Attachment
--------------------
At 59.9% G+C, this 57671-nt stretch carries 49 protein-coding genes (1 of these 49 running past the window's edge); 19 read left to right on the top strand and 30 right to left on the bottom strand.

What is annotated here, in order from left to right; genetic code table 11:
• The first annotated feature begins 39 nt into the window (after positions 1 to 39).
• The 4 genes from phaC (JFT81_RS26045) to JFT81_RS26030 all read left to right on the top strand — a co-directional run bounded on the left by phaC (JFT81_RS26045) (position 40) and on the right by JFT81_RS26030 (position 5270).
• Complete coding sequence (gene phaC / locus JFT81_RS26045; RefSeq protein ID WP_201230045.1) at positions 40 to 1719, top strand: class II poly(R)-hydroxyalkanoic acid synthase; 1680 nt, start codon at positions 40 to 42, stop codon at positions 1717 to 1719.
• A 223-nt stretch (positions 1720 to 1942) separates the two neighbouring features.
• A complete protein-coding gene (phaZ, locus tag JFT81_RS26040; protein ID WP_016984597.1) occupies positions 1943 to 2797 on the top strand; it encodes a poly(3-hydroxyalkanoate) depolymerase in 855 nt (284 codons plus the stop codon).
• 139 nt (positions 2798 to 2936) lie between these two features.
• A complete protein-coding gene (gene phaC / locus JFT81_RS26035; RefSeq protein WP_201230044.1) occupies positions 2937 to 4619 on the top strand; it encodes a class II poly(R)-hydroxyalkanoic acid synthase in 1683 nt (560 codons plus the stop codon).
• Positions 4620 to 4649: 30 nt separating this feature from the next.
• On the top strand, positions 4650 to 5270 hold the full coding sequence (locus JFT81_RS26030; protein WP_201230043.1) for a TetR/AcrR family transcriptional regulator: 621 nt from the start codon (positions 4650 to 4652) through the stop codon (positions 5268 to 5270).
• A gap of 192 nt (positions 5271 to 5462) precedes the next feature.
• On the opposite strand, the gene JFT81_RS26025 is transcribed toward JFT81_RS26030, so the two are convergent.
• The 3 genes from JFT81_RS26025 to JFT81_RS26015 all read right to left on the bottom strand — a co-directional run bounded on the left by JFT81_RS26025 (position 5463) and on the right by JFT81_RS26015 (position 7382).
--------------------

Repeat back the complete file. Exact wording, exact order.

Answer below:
At 59.9% G+C, this 57671-nt stretch carries 49 protein-coding genes (1 of these 49 running past the window's edge); 19 read left to right on the top strand and 30 right to left on the bottom strand.

What is annotated here, in order from left to right; genetic code table 11:
• The first annotated feature begins 39 nt into the window (after positions 1 to 39).
• The 4 genes from phaC (JFT81_RS26045) to JFT81_RS26030 all read left to right on the top strand — a co-directional run bounded on the left by phaC (JFT81_RS26045) (position 40) and on the right by JFT81_RS26030 (position 5270).
• Complete coding sequence (gene phaC / locus JFT81_RS26045; RefSeq protein ID WP_201230045.1) at positions 40 to 1719, top strand: class II poly(R)-hydroxyalkanoic acid synthase; 1680 nt, start codon at positions 40 to 42, stop codon at positions 1717 to 1719.
• A 223-nt stretch (positions 1720 to 1942) separates the two neighbouring features.
• A complete protein-coding gene (phaZ, locus tag JFT81_RS26040; protein ID WP_016984597.1) occupies positions 1943 to 2797 on the top strand; it encodes a poly(3-hydroxyalkanoate) depolymerase in 855 nt (284 codons plus the stop codon).
• 139 nt (positions 2798 to 2936) lie between these two features.
• A complete protein-coding gene (gene phaC / locus JFT81_RS26035; RefSeq protein WP_201230044.1) occupies positions 2937 to 4619 on the top strand; it encodes a class II poly(R)-hydroxyalkanoic acid synthase in 1683 nt (560 codons plus the stop codon).
• Positions 4620 to 4649: 30 nt separating this feature from the next.
• On the top strand, positions 4650 to 5270 hold the full coding sequence (locus JFT81_RS26030; protein WP_201230043.1) for a TetR/AcrR family transcriptional regulator: 621 nt from the start codon (positions 4650 to 4652) through the stop codon (positions 5268 to 5270).
• A gap of 192 nt (positions 5271 to 5462) precedes the next feature.
• On the opposite strand, the gene JFT81_RS26025 is transcribed toward JFT81_RS26030, so the two are convergent.
• The 3 genes from JFT81_RS26025 to JFT81_RS26015 all read right to left on the bottom strand — a co-directional run bounded on the left by JFT81_RS26025 (position 5463) and on the right by JFT81_RS26015 (position 7382).